Chris Matthews is a master of multiple streams of income. Host of “Hardball With Chris Matthews” and “The Chris Matthews Show;” author of several best sellers; former newspaper columnist and bureau chief; former political operative; past (and possibly future) candidate for Congress, the multitasking Matthews managed to squeeze in a conversation with Quill after rescheduling several times since 2007. Certainly another cancellation would have been understandable; it was the day after Tim Russert’s funeral.
Q: How are you doing?
A: Well, I’m doing OK. I’ve had a very sad and tragic week. I’ve been Tim’s friend for, God, 20 years at least. We’re pretty much unsettled here emotionally.
Q: There’s a lot of talk about who will be succeeding him in his many roles. Your name was one of the first to be mentioned.
A: Tim was an umpire; I’m an opinionated person. I’m not partisan, but I’m damn opinionated. I have an attitude that comes through. People know where I stand on the war in Iraq. They know I’ve been impressed with Barack Obama. I’ve always been fond of John McCain. They know my general attitudes about things. They know I love politics. I’m pretty much an open book, and I think people don’t see me exactly as an umpire. They see me as a commentator, as an opinionated guy who enjoys sparking a debate and does it his way.
I know I love my jobs, and I love “Hardball.” I created it more than 10 years ago, and I created the style of the show, which is my style, which is my kind of questioning, and my kind of, I think, excitement level. And I’m kind of a tummler, to use a Yiddish term. I try to shake things up. And also, the Sunday show I really love doing. It’s very breezy and debonair and, I think, charming. It’s a different kind of show, which is four really good, serious journalists — no one else allowed except serious journalists. And I really love it. And I’ve got two jobs to fill my plate, and I wish them well in finding somebody for Tim’s various responsibilities to fit them well. I know what I’m doing fits me very well.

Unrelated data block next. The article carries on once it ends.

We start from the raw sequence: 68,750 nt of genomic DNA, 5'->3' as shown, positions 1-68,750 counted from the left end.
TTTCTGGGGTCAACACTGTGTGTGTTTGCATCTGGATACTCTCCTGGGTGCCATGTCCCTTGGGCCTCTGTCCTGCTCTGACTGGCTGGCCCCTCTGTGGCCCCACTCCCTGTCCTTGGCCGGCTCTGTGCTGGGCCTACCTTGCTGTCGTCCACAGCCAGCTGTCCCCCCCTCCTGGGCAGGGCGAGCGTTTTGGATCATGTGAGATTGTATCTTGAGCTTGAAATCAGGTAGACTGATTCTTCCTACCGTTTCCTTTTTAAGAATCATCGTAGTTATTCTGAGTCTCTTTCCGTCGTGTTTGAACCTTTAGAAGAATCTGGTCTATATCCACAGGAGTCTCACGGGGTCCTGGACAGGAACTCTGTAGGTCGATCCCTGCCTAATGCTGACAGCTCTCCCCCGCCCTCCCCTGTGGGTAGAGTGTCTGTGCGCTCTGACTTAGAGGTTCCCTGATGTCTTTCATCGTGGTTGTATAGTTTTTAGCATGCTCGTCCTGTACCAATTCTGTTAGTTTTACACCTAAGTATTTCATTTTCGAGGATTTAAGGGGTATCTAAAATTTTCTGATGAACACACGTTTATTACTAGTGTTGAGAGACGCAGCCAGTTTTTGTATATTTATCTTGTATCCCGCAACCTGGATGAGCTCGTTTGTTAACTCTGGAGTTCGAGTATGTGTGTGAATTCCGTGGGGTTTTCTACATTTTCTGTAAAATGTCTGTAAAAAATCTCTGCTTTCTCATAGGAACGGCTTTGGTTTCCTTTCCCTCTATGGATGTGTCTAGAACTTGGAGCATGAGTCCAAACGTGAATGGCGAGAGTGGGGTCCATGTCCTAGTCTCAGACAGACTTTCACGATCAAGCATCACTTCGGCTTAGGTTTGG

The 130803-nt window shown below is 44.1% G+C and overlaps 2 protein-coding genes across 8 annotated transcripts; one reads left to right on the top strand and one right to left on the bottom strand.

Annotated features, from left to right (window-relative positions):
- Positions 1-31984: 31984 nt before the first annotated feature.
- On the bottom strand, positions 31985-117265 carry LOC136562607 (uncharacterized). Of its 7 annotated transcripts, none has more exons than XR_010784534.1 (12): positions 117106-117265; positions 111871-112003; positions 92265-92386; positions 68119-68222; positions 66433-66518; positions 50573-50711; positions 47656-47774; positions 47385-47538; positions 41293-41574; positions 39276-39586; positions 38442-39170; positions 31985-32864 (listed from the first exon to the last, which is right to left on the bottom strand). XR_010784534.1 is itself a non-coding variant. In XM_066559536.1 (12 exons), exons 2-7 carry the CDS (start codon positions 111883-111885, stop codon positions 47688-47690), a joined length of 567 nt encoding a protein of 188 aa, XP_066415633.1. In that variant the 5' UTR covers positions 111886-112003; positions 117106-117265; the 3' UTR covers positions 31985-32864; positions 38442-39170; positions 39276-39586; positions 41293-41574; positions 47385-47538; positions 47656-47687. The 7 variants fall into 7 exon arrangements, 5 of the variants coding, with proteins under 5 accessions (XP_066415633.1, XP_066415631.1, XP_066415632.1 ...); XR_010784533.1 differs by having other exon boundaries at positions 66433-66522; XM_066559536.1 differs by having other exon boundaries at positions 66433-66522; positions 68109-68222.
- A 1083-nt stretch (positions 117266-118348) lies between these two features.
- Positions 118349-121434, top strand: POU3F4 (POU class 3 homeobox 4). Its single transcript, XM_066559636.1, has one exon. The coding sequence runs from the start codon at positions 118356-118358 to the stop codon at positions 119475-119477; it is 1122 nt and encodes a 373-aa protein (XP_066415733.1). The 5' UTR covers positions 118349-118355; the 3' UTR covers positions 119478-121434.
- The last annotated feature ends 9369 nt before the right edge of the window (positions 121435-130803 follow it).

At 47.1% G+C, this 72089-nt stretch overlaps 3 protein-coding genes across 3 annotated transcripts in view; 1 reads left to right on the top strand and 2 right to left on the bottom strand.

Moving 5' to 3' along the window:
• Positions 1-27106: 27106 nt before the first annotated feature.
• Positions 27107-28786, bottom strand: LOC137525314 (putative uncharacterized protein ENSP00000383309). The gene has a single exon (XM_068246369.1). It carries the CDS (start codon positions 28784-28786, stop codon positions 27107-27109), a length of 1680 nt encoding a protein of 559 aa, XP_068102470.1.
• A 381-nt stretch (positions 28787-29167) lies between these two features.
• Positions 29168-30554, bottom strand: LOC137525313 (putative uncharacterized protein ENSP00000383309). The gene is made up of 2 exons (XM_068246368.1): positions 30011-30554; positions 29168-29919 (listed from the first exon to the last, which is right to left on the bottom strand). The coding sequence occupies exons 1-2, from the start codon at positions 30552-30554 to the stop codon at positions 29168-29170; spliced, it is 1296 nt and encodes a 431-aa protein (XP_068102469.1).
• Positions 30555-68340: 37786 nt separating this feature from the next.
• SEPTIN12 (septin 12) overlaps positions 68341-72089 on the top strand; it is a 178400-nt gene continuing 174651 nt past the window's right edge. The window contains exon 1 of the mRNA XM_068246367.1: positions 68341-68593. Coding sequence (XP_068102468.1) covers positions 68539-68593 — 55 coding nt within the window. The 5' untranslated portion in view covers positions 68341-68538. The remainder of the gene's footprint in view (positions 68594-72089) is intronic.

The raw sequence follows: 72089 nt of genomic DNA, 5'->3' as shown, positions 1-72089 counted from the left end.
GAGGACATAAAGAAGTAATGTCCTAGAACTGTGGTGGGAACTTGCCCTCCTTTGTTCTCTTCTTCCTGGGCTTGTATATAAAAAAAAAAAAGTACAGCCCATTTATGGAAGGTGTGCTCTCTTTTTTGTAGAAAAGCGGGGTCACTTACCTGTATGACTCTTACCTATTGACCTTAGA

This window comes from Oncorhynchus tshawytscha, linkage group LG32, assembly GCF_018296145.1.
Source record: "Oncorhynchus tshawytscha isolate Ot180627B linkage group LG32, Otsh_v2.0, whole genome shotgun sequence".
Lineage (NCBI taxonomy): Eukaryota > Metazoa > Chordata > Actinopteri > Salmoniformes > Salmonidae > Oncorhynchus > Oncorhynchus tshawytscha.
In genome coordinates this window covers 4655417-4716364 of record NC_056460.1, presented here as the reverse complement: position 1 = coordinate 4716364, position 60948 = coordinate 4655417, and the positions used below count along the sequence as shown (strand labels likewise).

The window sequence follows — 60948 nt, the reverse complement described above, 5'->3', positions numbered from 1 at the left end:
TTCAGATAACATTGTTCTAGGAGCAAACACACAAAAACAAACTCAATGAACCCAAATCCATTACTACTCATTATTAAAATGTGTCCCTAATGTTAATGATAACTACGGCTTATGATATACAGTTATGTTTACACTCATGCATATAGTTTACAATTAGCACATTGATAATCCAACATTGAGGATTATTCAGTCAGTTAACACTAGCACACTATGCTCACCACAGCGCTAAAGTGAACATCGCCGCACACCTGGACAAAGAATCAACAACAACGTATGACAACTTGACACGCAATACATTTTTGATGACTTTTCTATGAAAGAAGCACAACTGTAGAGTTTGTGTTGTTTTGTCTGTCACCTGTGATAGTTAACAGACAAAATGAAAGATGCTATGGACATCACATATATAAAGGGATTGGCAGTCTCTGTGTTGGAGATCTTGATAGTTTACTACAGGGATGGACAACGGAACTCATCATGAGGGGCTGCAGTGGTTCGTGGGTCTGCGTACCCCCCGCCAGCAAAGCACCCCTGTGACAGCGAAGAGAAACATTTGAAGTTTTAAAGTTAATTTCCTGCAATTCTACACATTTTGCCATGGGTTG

Q: You kept it real in your personal tribute to Tim Russert. On your show, you said some very meaningful and moving things, and you also had the guts to describe him as a rival.
A: Well, we’re all rivals, I think. Certainly, we’re journalists, and journalists are rivals. And clearly, you know, I think “rival” is a good word. I think we all try to be better at the business. You know, we’re all playing in the same league, and yeah, we’re all rivals. I’m not gonna have a problem with that word. I think you could be friends and rivals, and “rivals” isn’t a bad word. We’re trying to get the story first. We’re trying to look good, we’re trying to look the best, and be the smartest, and the most impressive, and yeah, we’re all rivals. I think it’s odd to think otherwise. I think we’re teams. We’re on a team together, work together, but we all want to look good. There’s no doubt about it.
Q: How did you get to be so fearless?
A: I’m not fearless. I am fearful. I understand that I work for a network. I understand that they are my employers. I understand that I have the First Amendment going for me, but I have to honor the protocols. The fact is that I do honor them. My questions are objective, but my attitude is always apparent, and it’s been tough. I’m pretty direct.
Q: During the Democratic primaries, you were accused of being too tough on Hillary Clinton.
A: I understand why the Clinton campaign found it useful to point out people they see as their bête noirs, their critics. They’ve done it to a number of people on television, I’m not the only one. They single out people they find useful to criticize because it’s a way of building up their own base. I understand; it’s politics.